I’m sure that there are many nurses who have nursed dying patients and have been very helpful to them, but their experience of being able to know how long a patient has got and what is the most appropriate support to for them and their families during that final time, I think would be, would be quite, would be very good.
 

 

John felt supported by his faith, even though at times he struggled with God. He thinks his faith...

John felt supported by his faith, even though at times he struggled with God. He thinks his faith...

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And you have talked several times about your faith. Did it impact on your faith?

Well, I think I was still struggling for a while about why all this was happening to Joyce because she was a mother and a grandmother and even expecting to be a great grandmother and so she was very much needed to, was involved in supporting that family. And so I think I had a bit of a struggle with God about why this had happened to her but again, you see, we did have support from our, our minister at church and our Christian friends in terms of support and prayer. And I suppose really I didn’t really start facing up to it with God until after she’d gone and so that, that was a that was a really tough time but it’s a time that I’ve come through.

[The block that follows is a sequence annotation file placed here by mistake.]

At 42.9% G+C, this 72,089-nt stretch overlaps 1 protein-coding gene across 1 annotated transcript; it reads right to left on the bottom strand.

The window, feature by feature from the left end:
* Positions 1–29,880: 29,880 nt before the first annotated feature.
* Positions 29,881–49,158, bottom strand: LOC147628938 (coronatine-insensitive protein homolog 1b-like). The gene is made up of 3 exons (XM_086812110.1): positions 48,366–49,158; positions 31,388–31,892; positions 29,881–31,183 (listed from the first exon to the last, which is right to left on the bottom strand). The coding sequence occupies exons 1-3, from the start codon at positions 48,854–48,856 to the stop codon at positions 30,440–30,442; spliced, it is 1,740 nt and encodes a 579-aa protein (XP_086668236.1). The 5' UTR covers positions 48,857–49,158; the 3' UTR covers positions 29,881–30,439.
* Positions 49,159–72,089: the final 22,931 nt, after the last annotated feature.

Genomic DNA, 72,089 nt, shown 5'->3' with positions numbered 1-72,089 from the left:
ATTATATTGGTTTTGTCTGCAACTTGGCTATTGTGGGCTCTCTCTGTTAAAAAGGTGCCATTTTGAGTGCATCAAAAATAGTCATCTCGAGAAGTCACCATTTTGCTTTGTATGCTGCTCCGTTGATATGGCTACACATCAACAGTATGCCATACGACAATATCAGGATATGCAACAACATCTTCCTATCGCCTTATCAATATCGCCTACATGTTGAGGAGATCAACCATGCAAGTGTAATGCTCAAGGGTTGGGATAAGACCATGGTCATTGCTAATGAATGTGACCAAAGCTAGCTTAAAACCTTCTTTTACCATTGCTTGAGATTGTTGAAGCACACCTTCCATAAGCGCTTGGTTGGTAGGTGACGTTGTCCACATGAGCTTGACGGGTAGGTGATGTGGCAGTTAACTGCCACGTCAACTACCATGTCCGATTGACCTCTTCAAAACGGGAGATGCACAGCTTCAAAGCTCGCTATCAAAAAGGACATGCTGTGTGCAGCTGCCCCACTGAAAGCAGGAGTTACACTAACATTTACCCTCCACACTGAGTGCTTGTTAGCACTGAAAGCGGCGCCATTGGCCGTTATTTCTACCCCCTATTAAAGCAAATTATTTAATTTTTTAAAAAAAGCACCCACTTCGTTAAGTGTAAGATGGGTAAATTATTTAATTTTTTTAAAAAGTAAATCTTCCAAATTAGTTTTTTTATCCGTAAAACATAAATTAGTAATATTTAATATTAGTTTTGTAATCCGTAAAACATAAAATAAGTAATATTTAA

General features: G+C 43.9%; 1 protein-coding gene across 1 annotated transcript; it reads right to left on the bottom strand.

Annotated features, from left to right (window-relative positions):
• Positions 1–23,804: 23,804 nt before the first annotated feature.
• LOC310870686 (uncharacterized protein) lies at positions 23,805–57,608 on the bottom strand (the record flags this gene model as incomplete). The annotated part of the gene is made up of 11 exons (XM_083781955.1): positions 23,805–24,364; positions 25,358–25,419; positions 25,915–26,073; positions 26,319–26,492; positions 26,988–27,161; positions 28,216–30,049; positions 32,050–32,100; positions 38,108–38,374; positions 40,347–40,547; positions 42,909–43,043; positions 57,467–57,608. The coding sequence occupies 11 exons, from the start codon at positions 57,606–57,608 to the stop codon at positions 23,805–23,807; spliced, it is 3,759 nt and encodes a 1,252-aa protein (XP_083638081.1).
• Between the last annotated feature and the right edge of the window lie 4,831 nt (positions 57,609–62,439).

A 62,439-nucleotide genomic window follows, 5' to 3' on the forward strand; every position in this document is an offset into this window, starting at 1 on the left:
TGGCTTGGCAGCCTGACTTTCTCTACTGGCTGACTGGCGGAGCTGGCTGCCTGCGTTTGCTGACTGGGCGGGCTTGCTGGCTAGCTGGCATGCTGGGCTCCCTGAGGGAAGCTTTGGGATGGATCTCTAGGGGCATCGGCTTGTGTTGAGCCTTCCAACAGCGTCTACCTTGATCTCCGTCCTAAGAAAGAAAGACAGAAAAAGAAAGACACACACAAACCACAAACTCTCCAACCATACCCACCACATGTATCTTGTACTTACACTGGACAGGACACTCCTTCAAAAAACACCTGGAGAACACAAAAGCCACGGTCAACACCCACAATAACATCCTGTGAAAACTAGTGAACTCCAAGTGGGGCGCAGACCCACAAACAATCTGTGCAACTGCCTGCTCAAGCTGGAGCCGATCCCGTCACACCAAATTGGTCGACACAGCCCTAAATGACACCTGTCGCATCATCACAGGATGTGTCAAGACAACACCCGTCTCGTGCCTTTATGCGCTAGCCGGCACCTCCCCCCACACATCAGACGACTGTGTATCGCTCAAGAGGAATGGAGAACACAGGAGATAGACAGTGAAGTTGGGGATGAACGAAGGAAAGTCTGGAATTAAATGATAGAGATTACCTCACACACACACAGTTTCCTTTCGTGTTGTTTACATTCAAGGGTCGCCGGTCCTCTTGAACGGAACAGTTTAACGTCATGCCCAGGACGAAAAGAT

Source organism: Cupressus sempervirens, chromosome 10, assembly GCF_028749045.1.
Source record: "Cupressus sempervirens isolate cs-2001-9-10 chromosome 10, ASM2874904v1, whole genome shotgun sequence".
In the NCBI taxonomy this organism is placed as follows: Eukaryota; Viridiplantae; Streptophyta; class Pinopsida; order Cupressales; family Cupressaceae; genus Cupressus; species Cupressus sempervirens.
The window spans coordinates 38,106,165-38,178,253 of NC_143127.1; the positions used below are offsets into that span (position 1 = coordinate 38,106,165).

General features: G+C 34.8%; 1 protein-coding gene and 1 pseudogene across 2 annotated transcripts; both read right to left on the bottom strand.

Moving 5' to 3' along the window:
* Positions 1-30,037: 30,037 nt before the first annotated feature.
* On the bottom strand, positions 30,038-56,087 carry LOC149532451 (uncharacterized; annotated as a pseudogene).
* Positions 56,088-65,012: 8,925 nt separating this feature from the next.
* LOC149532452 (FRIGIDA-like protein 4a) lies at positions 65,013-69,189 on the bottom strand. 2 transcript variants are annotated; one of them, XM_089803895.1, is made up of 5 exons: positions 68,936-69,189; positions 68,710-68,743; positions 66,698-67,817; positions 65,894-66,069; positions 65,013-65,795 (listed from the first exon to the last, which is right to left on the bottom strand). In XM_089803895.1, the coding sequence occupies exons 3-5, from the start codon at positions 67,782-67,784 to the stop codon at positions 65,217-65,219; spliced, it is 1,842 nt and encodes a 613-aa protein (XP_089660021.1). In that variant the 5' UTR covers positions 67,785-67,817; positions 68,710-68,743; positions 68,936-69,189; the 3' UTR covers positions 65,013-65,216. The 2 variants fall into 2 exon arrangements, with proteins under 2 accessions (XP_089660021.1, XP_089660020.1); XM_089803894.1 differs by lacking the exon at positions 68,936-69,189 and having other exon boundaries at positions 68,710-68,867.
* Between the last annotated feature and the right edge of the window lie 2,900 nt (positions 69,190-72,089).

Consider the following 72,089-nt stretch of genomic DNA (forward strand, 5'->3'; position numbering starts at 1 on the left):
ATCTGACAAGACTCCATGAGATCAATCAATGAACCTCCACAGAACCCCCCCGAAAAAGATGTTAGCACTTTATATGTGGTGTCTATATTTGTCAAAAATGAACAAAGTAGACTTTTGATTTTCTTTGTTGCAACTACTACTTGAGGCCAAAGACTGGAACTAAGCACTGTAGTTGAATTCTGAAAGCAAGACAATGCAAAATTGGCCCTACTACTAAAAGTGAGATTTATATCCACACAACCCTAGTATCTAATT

So at that time, do you think your faith supported you or was a challenge?

Yeah, it did support me. It did, yeah, yeah. I think all the time I was conscious that God was with us even in these times. That he wasn’t leaving us alone yeah.

Are you more involved in your faith now, would you say?

Yes, I think so. I think it is more rounded because I mean I’m now able, more in a position to discuss these issues with people who want to talk to me about it. For instance, I work on the chaplaincy team at the hospital so that involves me in making communion Eucharist rounds on a rota basis and so that does open up all kinds of opportunities to talk and to help people.

I think probably, I am closer to God now than I, than I had been if I look back but I think, on the other hand, I’m still very human and still very up and down. It’s far from perfect and it won’t be in this life.